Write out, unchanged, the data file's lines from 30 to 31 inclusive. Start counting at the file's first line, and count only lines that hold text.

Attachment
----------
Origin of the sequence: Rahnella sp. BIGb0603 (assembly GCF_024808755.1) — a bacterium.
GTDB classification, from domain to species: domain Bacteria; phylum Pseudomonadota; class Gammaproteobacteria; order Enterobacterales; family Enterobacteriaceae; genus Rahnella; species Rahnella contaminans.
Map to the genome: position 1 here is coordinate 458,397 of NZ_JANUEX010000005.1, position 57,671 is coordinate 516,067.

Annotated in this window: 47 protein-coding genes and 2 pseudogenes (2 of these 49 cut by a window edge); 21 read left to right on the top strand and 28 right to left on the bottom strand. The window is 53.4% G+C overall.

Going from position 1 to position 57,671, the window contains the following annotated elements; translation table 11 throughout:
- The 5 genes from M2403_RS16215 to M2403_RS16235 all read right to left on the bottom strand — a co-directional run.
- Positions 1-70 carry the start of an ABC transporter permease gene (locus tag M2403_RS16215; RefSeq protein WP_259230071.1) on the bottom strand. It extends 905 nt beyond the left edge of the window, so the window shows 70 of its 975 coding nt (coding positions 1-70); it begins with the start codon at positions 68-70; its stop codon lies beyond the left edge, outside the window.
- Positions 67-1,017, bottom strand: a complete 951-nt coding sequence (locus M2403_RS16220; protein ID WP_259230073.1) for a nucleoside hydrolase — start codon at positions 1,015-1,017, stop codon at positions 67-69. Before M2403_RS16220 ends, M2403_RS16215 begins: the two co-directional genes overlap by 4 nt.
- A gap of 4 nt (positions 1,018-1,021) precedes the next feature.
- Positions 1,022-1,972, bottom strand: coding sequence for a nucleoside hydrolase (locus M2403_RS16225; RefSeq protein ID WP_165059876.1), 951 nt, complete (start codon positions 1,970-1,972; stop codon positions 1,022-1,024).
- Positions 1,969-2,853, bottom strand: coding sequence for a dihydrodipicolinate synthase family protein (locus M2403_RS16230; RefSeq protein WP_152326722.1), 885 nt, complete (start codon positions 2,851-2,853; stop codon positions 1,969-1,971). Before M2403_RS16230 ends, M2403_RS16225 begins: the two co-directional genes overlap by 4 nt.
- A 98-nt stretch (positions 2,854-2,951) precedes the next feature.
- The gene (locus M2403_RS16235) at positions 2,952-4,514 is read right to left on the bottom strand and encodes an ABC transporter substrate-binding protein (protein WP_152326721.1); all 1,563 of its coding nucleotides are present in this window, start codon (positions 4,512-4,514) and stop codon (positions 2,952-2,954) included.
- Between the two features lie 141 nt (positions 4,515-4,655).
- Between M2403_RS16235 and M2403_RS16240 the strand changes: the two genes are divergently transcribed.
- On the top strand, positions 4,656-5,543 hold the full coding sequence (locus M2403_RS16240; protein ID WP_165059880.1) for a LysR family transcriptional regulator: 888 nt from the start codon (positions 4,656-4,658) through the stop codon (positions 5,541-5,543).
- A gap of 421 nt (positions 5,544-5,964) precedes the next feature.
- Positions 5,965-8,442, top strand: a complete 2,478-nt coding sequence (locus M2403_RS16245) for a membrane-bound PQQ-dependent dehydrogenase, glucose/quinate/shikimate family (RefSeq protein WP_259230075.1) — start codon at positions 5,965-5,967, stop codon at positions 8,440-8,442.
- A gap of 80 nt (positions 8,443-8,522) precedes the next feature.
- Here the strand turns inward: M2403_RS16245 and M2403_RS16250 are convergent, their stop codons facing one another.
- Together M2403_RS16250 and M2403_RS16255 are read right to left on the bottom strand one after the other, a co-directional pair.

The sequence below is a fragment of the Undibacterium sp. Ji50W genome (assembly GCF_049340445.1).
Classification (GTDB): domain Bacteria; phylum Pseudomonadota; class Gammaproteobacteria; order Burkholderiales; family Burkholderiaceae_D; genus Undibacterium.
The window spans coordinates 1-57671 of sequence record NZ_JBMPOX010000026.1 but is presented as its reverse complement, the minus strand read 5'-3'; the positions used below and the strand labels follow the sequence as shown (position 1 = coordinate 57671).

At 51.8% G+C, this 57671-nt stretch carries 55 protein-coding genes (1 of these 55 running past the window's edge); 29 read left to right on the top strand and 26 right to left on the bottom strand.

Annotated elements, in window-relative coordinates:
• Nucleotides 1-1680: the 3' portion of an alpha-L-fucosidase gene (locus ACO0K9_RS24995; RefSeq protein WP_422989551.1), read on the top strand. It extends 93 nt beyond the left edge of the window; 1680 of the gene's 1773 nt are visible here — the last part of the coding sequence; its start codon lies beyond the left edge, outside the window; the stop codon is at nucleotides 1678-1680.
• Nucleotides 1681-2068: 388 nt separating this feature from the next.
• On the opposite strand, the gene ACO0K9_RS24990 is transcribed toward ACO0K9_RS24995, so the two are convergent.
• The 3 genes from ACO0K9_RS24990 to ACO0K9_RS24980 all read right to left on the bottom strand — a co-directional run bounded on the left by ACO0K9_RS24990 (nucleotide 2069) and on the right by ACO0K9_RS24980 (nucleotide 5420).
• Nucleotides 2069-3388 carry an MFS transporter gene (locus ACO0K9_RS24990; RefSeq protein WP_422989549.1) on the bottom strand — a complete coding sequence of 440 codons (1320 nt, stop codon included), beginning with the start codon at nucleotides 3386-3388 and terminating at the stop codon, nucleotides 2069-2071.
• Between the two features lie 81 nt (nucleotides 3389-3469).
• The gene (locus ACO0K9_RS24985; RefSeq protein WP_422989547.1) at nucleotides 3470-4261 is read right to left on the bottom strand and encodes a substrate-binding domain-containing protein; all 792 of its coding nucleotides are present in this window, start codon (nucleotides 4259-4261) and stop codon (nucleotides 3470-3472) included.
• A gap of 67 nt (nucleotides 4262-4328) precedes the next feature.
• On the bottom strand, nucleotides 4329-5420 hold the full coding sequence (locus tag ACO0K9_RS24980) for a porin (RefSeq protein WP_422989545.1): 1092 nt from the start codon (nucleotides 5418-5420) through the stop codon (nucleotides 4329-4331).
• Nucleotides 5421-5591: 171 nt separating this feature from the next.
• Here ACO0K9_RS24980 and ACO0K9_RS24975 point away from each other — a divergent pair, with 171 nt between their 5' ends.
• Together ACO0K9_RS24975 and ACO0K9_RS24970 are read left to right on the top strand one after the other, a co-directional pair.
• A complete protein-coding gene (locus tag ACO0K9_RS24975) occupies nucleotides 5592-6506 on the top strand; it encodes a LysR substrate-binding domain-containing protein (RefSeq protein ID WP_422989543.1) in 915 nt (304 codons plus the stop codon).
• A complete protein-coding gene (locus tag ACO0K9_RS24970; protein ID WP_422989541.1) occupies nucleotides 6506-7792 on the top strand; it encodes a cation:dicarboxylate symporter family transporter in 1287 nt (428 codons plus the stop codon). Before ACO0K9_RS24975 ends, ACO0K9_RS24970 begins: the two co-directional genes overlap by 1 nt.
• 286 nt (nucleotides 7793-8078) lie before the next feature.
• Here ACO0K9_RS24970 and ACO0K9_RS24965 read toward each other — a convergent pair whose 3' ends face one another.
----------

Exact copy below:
• The 3 genes from ACO0K9_RS24990 to ACO0K9_RS24980 all read right to left on the bottom strand — a co-directional run bounded on the left by ACO0K9_RS24990 (nucleotide 2069) and on the right by ACO0K9_RS24980 (nucleotide 5420).
• Nucleotides 2069-3388 carry an MFS transporter gene (locus ACO0K9_RS24990; RefSeq protein WP_422989549.1) on the bottom strand — a complete coding sequence of 440 codons (1320 nt, stop codon included), beginning with the start codon at nucleotides 3386-3388 and terminating at the stop codon, nucleotides 2069-2071.